A preliminary report from a 2015 study completed in Brazil suggests that yes, Ayahuasca does appear to help depression, and especially hard-to-treat depression. This is wonderful news, and those of us who have suspected this for years are celebrating. However, the scientific method requires many rigorous replications of this study and further research covering longer time periods. So, let’s be cautiously excited.
Those who feel relief of depression due to Ayahuasca have reported being able to see things in a new light. Sufferers of depression say they feel like their depression suddenly lifted or vanished. They say they felt a warmth and love and connection to the world that they hadn’t felt before.
DMT and Psilocybin
Current research is being conducted on whether other drugs like ketamine or MDMA or psilocybin can treat depression. Psilocybin is closely chemically related to the DMT in Ayahuasca. The big difference between psilocybin and DMT is that psilocybin has an extra oxygen atom in its molecular structure and a phosphate group attached to that atom. This minor difference in structure is why psilocybin—which is found naturally in mushrooms—is active if taken orally. That oxygen atom and phosphate group is what prevents enzymes in the stomach from breaking it down.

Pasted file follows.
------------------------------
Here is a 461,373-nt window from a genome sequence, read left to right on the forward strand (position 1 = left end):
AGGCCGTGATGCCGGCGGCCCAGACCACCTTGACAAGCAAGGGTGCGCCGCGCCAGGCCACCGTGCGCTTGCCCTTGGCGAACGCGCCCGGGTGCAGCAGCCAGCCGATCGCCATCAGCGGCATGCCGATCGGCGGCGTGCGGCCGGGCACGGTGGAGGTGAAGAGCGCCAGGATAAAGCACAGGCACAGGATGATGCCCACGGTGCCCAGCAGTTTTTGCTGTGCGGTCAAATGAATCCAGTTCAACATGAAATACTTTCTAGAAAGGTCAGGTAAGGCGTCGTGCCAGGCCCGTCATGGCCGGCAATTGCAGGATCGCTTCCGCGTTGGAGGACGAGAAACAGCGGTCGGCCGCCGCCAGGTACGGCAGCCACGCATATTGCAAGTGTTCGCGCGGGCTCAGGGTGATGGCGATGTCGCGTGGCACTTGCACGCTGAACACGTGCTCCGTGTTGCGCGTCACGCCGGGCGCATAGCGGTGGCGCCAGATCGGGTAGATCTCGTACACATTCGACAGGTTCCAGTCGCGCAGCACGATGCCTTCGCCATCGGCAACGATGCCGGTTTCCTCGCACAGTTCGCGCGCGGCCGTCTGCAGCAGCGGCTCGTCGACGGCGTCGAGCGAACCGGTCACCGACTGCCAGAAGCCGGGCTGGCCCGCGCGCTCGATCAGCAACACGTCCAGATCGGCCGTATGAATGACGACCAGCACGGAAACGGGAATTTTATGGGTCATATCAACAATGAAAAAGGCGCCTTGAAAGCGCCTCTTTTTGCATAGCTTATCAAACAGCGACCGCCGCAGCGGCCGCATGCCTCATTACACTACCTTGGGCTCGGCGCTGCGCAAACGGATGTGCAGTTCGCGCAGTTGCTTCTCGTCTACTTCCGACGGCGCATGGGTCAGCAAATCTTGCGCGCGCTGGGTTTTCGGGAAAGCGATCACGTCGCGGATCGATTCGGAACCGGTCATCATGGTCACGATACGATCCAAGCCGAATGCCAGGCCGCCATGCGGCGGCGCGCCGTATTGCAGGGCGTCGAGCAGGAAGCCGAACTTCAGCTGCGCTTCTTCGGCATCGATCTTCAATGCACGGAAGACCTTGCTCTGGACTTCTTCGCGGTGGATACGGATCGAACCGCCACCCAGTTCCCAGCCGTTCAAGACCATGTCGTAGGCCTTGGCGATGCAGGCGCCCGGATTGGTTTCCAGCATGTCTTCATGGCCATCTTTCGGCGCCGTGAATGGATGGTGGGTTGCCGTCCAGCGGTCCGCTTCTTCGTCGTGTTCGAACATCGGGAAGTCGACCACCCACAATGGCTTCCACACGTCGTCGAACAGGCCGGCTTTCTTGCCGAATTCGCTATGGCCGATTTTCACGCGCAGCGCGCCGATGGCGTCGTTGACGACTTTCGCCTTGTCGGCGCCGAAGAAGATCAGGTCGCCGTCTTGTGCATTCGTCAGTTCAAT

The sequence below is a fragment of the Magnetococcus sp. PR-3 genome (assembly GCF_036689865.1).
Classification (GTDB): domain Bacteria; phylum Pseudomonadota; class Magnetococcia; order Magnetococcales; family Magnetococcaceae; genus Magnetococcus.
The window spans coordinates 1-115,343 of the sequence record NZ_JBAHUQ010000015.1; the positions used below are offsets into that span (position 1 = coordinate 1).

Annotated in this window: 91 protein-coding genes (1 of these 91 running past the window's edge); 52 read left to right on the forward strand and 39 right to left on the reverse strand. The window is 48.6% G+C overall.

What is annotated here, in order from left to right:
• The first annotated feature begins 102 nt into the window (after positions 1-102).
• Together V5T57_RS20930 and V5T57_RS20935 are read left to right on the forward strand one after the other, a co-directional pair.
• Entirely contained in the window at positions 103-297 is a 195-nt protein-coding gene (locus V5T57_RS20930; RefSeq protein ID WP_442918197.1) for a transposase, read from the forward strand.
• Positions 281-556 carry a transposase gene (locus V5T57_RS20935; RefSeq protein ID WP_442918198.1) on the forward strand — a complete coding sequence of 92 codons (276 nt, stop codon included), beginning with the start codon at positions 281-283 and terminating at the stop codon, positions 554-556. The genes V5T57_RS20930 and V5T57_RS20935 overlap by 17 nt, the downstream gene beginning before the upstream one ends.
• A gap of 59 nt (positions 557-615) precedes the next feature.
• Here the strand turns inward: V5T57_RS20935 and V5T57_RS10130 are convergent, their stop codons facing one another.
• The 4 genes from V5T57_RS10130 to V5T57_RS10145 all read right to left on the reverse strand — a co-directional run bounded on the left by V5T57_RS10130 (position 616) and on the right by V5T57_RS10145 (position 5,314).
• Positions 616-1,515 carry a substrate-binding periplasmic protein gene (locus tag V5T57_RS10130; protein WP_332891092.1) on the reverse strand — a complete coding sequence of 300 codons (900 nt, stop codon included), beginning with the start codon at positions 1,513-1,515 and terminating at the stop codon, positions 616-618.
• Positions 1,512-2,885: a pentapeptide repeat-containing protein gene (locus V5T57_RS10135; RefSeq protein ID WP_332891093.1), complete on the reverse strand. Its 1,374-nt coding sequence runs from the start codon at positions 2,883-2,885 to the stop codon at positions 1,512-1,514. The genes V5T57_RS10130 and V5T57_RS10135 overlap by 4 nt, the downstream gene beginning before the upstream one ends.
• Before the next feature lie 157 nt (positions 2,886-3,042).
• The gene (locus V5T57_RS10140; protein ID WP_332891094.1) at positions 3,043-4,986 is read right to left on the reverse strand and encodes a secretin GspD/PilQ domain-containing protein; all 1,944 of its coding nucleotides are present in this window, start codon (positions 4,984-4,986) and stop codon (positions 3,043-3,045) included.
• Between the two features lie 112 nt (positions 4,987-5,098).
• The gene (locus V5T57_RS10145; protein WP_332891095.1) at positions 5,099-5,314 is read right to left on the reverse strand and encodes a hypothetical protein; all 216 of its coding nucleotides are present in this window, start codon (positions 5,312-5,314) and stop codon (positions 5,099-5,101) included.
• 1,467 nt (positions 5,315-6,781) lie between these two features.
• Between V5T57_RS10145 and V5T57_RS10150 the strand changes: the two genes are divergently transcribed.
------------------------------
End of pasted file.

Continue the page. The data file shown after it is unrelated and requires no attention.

DMT, which lacks that extra oxygen atom and attached phosphate group, is broken down easily by stomach enzymes. This is why DMT is always mixed with another plant that has an enzyme inhibitor (MAOI) in Ayahuasca and why a typical Ayahuasca brew has several plants mixed together. DMT requires the addition of an enzyme inhibitor in order to be effective if taken orally. Otherwise DMT is broken down in the stomach, and the psychedelic effect is lost.
So, if Ayahuasca containing DMT helps depression, then it’s not a giant leap to expect psilocybin—which is very closely chemically and structurally related to DMT found in Ayahuasca—to also help depression.
Canadian researchers are leading the way in what’s now called psychedelic medicine. At the University of British Columbia, research is currently underway examining LSD, DMT, psilocybin, and MDMA, not just for depression but for anxiety and Post Traumatic Stress Disorder (PTSD) as well. Dr. Gerald Thomas of University of Victoria in British Columbia believes psychedelic drugs could be used to treat addiction.
It’s interesting to note that drugs used by shamans for centuries are now finding their way into mainstream medicine. Finally. Hopefully, in the near future science will demonstrate repeatedly the beneficial effects of Ayahuasca for people suffering not just from depression, but from anxiety, PTSD, and addictions.
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